A thousand words: Celebrating Autistic Pride Day

These Flickr photographers share a glimpse into the world of autism, in their own words …


“A letter I received from a parent of an autistic child (H) that is in my 6-year-old daughter’s (A) class …

‘I want you to know how important A is to H … I had the opportunity to observe A’s interaction with H at M’s birthday party on Saturday. A is so protective of H and just helps her along the way. It is so unbelievably natural to her … she even gets her attention by either holding her hands or doing something to get eye contact, so an indication that H is listening … needless to say, I want to adopt A or clone her so H has an ‘A’ with her while she grows up.’

I asked her to think of her friend H, and what she meant to her, and this was her expression … melts me.”

Joy - 1/52
rbat75Joy – 1/52

“Julia Bascom: ‘Being autistic, to me, means a lot of different things, but one of the best things is that I can be so happy, so enraptured about things no one else understands and so wrapped up in my own joy that, not only does it not matter that no one else shares it, but it can become contagious.’ ”

The moving forest

“I am 12 years old – my mum runs this site for me. I have been taking photos for a long time. I have Aspergers Syndrome and I think kids with Aspergers are smart.”
–Knight Lloyd

Day 107: I gave in years ago. It wasn't easy.

“To be autistic is a strong decision made in the nonphysical that is carried out in the physical. It is a decision that causes the people around the person with autism (PWA) to learn unconditional love if they want to be happy. The PWA can’t be badgered into behaving ‘normally,’ so the people around him have to line up with the PWA’s energy. Don’t attempt to fix him because he isn’t broken. He is a brilliant teacher/creator. We would never agree that this is a disability — it is a difference and a difference with a reason.”

Sebastian and King

“My son Sebastian is 11 and autistic. Getting the dogs was really good for him. He loves them both dearly. He keeps asking me how long they will live. I just keep telling him ‘A long time, Sebastian.’ ”
–Ginger Monteleone

Leaving The Frame

“These images are my artistic attempts to grasp the nature of my child, who is profoundly blind and severely autistic. He experiences the world in a very different way. Enigmatic, sometimes with frustration but most often with an infectious joy and boundless affection.”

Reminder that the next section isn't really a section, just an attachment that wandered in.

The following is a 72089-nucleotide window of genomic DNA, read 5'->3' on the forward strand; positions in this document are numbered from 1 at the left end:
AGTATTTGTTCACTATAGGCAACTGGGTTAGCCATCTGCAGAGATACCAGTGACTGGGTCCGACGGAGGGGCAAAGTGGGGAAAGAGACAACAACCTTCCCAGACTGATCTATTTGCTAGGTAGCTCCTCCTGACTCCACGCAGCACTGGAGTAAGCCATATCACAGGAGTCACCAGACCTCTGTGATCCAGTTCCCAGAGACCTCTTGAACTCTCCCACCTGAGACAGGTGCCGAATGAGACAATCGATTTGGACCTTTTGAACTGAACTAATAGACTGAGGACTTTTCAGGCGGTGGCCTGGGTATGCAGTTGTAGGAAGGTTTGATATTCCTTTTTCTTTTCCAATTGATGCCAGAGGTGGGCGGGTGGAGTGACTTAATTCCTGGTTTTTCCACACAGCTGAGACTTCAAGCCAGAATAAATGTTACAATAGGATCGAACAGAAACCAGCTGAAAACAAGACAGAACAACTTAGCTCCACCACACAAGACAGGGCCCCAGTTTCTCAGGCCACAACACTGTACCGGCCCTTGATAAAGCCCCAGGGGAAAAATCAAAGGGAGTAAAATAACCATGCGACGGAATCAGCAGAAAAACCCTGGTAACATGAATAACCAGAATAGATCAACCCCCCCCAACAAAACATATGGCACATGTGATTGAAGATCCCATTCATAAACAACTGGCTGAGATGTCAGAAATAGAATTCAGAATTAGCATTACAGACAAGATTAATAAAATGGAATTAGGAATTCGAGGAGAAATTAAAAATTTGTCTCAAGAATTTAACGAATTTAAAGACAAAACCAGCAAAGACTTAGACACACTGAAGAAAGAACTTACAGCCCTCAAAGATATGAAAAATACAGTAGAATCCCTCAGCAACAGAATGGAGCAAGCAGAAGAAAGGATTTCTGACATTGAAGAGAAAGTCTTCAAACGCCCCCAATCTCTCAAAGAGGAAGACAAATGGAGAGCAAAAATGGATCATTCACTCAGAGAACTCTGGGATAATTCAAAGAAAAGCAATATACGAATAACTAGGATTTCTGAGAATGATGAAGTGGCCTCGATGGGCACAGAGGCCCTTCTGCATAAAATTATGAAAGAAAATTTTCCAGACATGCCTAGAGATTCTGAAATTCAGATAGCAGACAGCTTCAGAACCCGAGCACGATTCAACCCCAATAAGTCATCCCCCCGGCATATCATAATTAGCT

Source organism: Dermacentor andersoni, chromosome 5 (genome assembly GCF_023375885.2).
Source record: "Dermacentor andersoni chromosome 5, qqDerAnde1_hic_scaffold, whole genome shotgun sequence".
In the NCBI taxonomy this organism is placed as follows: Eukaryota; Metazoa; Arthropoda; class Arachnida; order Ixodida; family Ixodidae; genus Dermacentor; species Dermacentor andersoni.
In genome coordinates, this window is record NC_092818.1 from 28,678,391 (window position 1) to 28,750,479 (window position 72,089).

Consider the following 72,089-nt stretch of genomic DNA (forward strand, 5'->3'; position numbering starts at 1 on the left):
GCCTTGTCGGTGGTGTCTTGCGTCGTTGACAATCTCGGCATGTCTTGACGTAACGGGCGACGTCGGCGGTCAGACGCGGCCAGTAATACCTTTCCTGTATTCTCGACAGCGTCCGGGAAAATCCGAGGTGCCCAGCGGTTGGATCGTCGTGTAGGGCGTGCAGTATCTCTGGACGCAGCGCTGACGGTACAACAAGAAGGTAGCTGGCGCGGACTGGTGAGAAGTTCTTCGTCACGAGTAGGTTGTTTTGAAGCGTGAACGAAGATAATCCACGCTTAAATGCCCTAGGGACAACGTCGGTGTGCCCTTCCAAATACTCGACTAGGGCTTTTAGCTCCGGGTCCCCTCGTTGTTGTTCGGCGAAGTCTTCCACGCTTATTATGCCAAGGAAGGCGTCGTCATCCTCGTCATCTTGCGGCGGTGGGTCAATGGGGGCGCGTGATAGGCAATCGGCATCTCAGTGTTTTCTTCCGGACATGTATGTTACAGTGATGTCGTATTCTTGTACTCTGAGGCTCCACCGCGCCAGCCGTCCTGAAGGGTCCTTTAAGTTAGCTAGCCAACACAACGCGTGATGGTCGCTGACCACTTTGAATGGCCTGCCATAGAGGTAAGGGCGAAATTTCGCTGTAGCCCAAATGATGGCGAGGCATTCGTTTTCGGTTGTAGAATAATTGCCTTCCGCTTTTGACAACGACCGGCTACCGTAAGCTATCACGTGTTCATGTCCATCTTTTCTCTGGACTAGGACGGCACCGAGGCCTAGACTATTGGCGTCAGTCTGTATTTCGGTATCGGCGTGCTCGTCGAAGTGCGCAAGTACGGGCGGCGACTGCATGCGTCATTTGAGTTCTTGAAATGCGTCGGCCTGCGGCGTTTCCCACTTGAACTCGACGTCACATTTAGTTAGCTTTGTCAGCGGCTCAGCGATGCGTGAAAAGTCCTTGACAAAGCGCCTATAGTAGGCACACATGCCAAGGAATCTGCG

–John “Jay” Glenn

Autistic Pasttime (6/365) (EXPLORE)

“My brother Isaac is autistic. As a young child one of his favorite things to do was lean against the washing machine and rock with the rinse cycle. Patterns have always been almost addictive for him … One time I came across an IQ test. It gave you a series of shapes with a blank in the middle. You were supposed to choose from four options what shape should go in the blank. Everybody in the family got it right except Isaac. But when I asked him why he chose a different shape, he went on to show me an entirely different pattern that everybody else in the family had missed. He wasn’t wrong, he simply saw a different pattern and chose the correct shape for his pattern. Isaac is 12 now. It wouldn’t surprise me if he ends up in some sort of trouble-shooting profession. Some type of job where you must look over a situation and make it work again. I think he’d do very well at that.”
–Samuel Bavido

Dear Lael

“You were throwing handfuls of small stones into the air in a playground and watching them intently as they fell. Then you spread your arms wide and cried out with joy at something I cannot understand or see. I saw falling rocks. What did you see?”
–David Thiel

unlocking the autistic mind
jen linfield photographyunlocking the autistic mind

“This picture tells me a story because I was there. Coaxing her autistic son with a balloon, she gets him to run to her and get a cuddle. When I see her hold her son, I see how fully, deeply she holds him. It seriously moves my heart to see how a mom fights for her kids, loves her kids and how she cherishes the moments when he lets her into his world.”
–jen linfield photography

Sometime she looks at me :o)
NikibugSometime she looks at me :o)

“my youngest daughter is autistic and not often will she make eye contact with me, so when she does it is an amazing feeling x x x”

Self-portrait / auto-portrait

“One of my aspie obsessions is COOKING & taking pics of my creations … well, in fact, shooting pics of everything … even chestnuts!
I’m fascinated by windows & glass reflections, you can’t imagine all the fantastic worlds that are hidden inside a plain glass of water!”
–Luna TMG

“My son was diagnosed with Aspergers Syndrome just before he turned 5 years old. We are extremely proud of how far he has come! He is very smart, affectionate, happy, curious … I could go on and on! … I believe that it is people like him who will change the world. ♥”
–Holly Stanley


“In an ideal world the scientist should find a method to prevent the most severe forms of autism but allow the milder forms to survive. After all, the really social people did not invent the first stone spear. It was probably invented by an Aspie who chipped away at rocks while the other people socialized around the campfire. Without autism traits we might still be living in caves.” Temple Grandin

Please click here to learn more about Autistic Pride Day and Autism Acceptance Month.